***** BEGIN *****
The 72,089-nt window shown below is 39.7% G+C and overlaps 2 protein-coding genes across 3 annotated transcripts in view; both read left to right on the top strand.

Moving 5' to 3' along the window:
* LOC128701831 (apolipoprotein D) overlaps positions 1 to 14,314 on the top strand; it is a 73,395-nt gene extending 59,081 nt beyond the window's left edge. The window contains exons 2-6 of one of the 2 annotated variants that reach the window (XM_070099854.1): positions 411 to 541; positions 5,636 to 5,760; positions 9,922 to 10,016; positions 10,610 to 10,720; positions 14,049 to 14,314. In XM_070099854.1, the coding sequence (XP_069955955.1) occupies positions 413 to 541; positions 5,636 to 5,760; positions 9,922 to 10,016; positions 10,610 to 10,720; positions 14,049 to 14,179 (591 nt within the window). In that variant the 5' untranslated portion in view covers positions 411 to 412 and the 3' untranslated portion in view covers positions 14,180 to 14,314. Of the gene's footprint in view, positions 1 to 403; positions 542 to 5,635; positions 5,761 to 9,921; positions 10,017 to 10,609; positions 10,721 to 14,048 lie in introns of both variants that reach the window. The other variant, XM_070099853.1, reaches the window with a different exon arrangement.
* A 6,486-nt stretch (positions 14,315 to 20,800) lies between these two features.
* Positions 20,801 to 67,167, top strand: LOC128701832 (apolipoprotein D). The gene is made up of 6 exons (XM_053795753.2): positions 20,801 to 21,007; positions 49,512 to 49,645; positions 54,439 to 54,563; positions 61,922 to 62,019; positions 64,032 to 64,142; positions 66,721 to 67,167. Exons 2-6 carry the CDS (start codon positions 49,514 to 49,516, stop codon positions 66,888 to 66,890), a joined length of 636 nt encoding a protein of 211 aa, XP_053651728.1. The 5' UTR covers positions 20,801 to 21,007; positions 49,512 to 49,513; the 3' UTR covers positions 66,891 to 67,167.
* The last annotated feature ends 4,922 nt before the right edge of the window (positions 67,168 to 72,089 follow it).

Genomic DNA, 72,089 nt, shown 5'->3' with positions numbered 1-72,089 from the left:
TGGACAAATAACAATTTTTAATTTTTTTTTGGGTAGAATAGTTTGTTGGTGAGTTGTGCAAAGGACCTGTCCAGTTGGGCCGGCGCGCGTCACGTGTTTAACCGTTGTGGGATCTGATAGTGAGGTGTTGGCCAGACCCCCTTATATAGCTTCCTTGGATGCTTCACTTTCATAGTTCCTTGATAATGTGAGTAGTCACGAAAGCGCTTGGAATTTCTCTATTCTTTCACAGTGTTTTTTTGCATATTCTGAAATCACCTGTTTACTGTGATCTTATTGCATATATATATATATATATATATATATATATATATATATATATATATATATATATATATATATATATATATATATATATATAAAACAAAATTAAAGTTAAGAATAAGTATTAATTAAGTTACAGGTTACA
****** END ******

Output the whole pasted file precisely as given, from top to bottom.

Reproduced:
The 72,089-nt window shown below is 39.7% G+C and overlaps 2 protein-coding genes across 3 annotated transcripts in view; both read left to right on the top strand.

Moving 5' to 3' along the window:
* LOC128701831 (apolipoprotein D) overlaps positions 1 to 14,314 on the top strand; it is a 73,395-nt gene extending 59,081 nt beyond the window's left edge. The window contains exons 2-6 of one of the 2 annotated variants that reach the window (XM_070099854.1): positions 411 to 541; positions 5,636 to 5,760; positions 9,922 to 10,016; positions 10,610 to 10,720; positions 14,049 to 14,314. In XM_070099854.1, the coding sequence (XP_069955955.1) occupies positions 413 to 541; positions 5,636 to 5,760; positions 9,922 to 10,016; positions 10,610 to 10,720; positions 14,049 to 14,179 (591 nt within the window). In that variant the 5' untranslated portion in view covers positions 411 to 412 and the 3' untranslated portion in view covers positions 14,180 to 14,314. Of the gene's footprint in view, positions 1 to 403; positions 542 to 5,635; positions 5,761 to 9,921; positions 10,017 to 10,609; positions 10,721 to 14,048 lie in introns of both variants that reach the window. The other variant, XM_070099853.1, reaches the window with a different exon arrangement.
* A 6,486-nt stretch (positions 14,315 to 20,800) lies between these two features.
* Positions 20,801 to 67,167, top strand: LOC128701832 (apolipoprotein D). The gene is made up of 6 exons (XM_053795753.2): positions 20,801 to 21,007; positions 49,512 to 49,645; positions 54,439 to 54,563; positions 61,922 to 62,019; positions 64,032 to 64,142; positions 66,721 to 67,167. Exons 2-6 carry the CDS (start codon positions 49,514 to 49,516, stop codon positions 66,888 to 66,890), a joined length of 636 nt encoding a protein of 211 aa, XP_053651728.1. The 5' UTR covers positions 20,801 to 21,007; positions 49,512 to 49,513; the 3' UTR covers positions 66,891 to 67,167.
* The last annotated feature ends 4,922 nt before the right edge of the window (positions 67,168 to 72,089 follow it).

Genomic DNA, 72,089 nt, shown 5'->3' with positions numbered 1-72,089 from the left:
TGGACAAATAACAATTTTTAATTTTTTTTTGGGTAGAATAGTTTGTTGGTGAGTTGTGCAAAGGACCTGTCCAGTTGGGCCGGCGCGCGTCACGTGTTTAACCGTTGTGGGATCTGATAGTGAGGTGTTGGCCAGACCCCCTTATATAGCTTCCTTGGATGCTTCACTTTCATAGTTCCTTGATAATGTGAGTAGTCACGAAAGCGCTTGGAATTTCTCTATTCTTTCACAGTGTTTTTTTGCATATTCTGAAATCACCTGTTTACTGTGATCTTATTGCATATATATATATATATATATATATATATATATATATATATATATATATATATATATATATATATATATATATATATATATAAAACAAAATTAAAGTTAAGAATAAGTATTAATTAAGTTACAGGTTACA